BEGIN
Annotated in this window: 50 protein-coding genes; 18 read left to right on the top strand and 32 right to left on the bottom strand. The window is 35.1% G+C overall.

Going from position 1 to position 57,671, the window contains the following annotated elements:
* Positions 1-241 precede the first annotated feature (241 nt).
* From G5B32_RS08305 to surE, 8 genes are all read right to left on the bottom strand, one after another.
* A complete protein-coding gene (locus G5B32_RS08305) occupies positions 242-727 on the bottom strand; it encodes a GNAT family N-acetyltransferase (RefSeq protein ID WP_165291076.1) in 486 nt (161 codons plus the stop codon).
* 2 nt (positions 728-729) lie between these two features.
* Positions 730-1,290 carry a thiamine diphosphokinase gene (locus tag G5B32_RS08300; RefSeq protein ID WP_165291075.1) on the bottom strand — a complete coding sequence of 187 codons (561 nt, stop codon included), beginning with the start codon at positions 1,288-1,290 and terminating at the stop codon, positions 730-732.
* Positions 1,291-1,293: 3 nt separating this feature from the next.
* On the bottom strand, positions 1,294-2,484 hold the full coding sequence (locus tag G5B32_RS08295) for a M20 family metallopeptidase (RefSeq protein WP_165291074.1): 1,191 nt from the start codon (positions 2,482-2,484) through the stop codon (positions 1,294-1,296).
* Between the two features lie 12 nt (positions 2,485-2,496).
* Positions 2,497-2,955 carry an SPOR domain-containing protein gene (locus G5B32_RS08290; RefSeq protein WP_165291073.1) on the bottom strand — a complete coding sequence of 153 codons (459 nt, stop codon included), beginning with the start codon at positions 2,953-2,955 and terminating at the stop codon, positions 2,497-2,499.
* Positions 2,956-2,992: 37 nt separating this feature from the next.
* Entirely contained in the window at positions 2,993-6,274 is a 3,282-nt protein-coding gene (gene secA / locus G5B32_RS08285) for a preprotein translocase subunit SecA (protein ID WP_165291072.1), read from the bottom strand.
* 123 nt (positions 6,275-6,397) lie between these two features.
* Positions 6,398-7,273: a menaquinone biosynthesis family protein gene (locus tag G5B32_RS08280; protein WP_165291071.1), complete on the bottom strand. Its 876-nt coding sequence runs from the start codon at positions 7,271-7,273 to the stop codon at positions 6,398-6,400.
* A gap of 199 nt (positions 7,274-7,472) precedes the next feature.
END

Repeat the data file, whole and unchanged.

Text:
Annotated in this window: 50 protein-coding genes; 18 read left to right on the top strand and 32 right to left on the bottom strand. The window is 35.1% G+C overall.

Going from position 1 to position 57,671, the window contains the following annotated elements:
* Positions 1-241 precede the first annotated feature (241 nt).
* From G5B32_RS08305 to surE, 8 genes are all read right to left on the bottom strand, one after another.
* A complete protein-coding gene (locus G5B32_RS08305) occupies positions 242-727 on the bottom strand; it encodes a GNAT family N-acetyltransferase (RefSeq protein ID WP_165291076.1) in 486 nt (161 codons plus the stop codon).
* 2 nt (positions 728-729) lie between these two features.
* Positions 730-1,290 carry a thiamine diphosphokinase gene (locus tag G5B32_RS08300; RefSeq protein ID WP_165291075.1) on the bottom strand — a complete coding sequence of 187 codons (561 nt, stop codon included), beginning with the start codon at positions 1,288-1,290 and terminating at the stop codon, positions 730-732.
* Positions 1,291-1,293: 3 nt separating this feature from the next.
* On the bottom strand, positions 1,294-2,484 hold the full coding sequence (locus tag G5B32_RS08295) for a M20 family metallopeptidase (RefSeq protein WP_165291074.1): 1,191 nt from the start codon (positions 2,482-2,484) through the stop codon (positions 1,294-1,296).
* Between the two features lie 12 nt (positions 2,485-2,496).
* Positions 2,497-2,955 carry an SPOR domain-containing protein gene (locus G5B32_RS08290; RefSeq protein WP_165291073.1) on the bottom strand — a complete coding sequence of 153 codons (459 nt, stop codon included), beginning with the start codon at positions 2,953-2,955 and terminating at the stop codon, positions 2,497-2,499.
* Positions 2,956-2,992: 37 nt separating this feature from the next.
* Entirely contained in the window at positions 2,993-6,274 is a 3,282-nt protein-coding gene (gene secA / locus G5B32_RS08285) for a preprotein translocase subunit SecA (protein ID WP_165291072.1), read from the bottom strand.
* 123 nt (positions 6,275-6,397) lie between these two features.
* Positions 6,398-7,273: a menaquinone biosynthesis family protein gene (locus tag G5B32_RS08280; protein WP_165291071.1), complete on the bottom strand. Its 876-nt coding sequence runs from the start codon at positions 7,271-7,273 to the stop codon at positions 6,398-6,400.
* A gap of 199 nt (positions 7,274-7,472) precedes the next feature.